Exposure and Response Prevention for OCD

By: Dr. Nicole Bosse, PsyD, Lindner Center of HOPE


OCD is a disorder that responds very well to a form of Cognitive Behavioral Therapy called Exposure and Response Prevention. Brain imaging studies found that people with OCD have excessive levels of activity in the orbital cortex, the caudate nucleus, the cingulate gyrus, and the thalamus. Differences are unrelated to intelligence and most other cognitive abilities. These studies also show that the brain changes in response to Exposure and Response Prevention. The overactive parts of the brain become less active and similar to others without OCD after engaging in Exposure and Response Prevention.

Exposure and Response Prevention consists of confronting what you are afraid and abstaining from the related compulsions. Specifically, exposures are purposeful and gradual confronting and maintaining contact with feared objects, thoughts, or images to allow the anxiety to rise, peak, and subside. Response Prevention is the halting of neutralizing actions and/or thoughts (i.e., compulsions) to allow habituation to a feared stimulus (e.g., not washing after touching a doorknob). This is done with the help of a trained therapist. It is a form of therapy that is collaborative and the individual works with the therapist to brainstorm various exposure ideas to start forming a hierarchy.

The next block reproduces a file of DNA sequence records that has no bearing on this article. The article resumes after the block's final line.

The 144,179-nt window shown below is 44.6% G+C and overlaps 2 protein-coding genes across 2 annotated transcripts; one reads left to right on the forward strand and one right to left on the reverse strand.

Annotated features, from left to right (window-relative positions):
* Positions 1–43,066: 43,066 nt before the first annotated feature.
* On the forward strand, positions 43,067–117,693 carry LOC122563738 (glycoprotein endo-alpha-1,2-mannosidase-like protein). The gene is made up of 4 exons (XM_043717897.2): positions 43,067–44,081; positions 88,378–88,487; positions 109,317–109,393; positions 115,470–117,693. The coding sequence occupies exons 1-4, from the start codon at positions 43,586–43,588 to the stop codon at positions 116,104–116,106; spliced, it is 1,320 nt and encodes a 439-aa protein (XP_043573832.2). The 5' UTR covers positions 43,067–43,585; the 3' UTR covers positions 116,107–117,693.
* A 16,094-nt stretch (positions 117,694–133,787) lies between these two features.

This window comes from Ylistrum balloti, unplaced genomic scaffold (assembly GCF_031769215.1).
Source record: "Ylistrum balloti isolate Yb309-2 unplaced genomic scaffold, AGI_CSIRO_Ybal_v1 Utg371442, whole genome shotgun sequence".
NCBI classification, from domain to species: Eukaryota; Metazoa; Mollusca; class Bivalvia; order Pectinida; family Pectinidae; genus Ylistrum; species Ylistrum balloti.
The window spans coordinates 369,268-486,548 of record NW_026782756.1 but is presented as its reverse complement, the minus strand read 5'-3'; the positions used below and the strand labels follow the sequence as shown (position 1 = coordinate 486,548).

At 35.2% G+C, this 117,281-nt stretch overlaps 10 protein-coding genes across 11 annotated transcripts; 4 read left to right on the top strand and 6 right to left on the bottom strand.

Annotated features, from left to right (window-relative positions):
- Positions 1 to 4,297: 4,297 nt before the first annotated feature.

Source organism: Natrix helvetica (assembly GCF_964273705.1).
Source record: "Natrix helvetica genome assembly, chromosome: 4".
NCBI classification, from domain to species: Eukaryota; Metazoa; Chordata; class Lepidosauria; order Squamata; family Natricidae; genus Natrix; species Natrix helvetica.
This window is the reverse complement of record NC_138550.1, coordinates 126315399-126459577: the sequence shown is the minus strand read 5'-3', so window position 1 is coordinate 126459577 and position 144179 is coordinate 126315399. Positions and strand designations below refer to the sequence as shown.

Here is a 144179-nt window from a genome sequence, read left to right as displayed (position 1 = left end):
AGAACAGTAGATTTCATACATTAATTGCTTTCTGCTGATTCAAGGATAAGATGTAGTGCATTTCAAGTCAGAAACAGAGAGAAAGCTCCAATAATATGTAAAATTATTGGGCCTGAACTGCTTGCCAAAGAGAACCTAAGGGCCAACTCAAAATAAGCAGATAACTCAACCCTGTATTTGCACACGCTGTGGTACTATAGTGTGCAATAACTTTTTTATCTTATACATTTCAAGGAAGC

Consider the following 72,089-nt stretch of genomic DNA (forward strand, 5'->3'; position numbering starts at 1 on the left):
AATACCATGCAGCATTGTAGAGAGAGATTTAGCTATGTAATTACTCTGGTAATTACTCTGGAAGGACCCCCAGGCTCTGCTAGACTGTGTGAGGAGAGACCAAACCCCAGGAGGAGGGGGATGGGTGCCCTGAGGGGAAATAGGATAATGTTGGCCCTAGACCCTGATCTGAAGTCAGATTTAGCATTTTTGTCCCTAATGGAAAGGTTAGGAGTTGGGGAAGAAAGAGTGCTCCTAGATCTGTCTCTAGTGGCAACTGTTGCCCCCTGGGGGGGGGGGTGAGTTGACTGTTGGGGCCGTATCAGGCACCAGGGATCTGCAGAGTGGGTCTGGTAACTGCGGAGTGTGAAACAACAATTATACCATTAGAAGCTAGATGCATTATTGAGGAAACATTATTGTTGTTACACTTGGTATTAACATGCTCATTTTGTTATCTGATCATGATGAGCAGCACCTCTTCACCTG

A hierarchy ranges from items that bring about low to high distress/anxiety. An example hierarchy for someone that has a fear of snakes could look like: reading about snakes, looking at pictures of snakes, watching videos of snakes, looking at snakes behind glass, being in the room with someone holding a Gardner snake, being in the room with someone holding a boa constrictor, touching a Gardner snake while someone else is holding it, touching a boa constrictor that someone else is holding, holding a Gardner snake, and being in a bathtub with boa constrictor snakes. The last item can be something that wouldn’t necessarily be done for exposures, it is just used as a something to help scale other exposures.

There are two types of exposures I usually talk about with patients, planned vs. spontaneous. Planned exposures can take various forms, from in vivo to imaginal. In vivo exposures are exposures that are completed in person, for example touching things that could be contaminated with germs or breaking down avoidance of certain people for fear of harming them. Imaginal exposures are usually implemented when it is impossible/unethical to do in person exposures. For example, the individual can be instructed to write sentences about hurting someone or write an imaginal script detailing their worst fear. These exposures can be done over and over in one sitting until it starts to get boring.

Spontaneous exposures are things that happen throughout the day that are unplanned and typically cause significant anxiety. For instance, if someone is afraid of germs and someone sneezes on food etc. With spontaneous exposures, I usually instruct individual to do one of two things, either abstain from the compulsion or do something called ritual weakening. Ritual weakening is completing the compulsion but doing it differently than the OCD desires. For example, postponing washing hands or writing down that you are giving into a compulsion in order to be able to do the compulsion. The idea is it makes it slightly less convenient to do the compulsion, which over time weakens OCD.

In sum, Exposure and Response Prevention is a very successful form of treatment for OCD. To be effective, the individual must be willing and motivated. An individual is never made to do something they are uncomfortable with. It is best to go slow in order for the individual to learn their anxiety will decrease over time.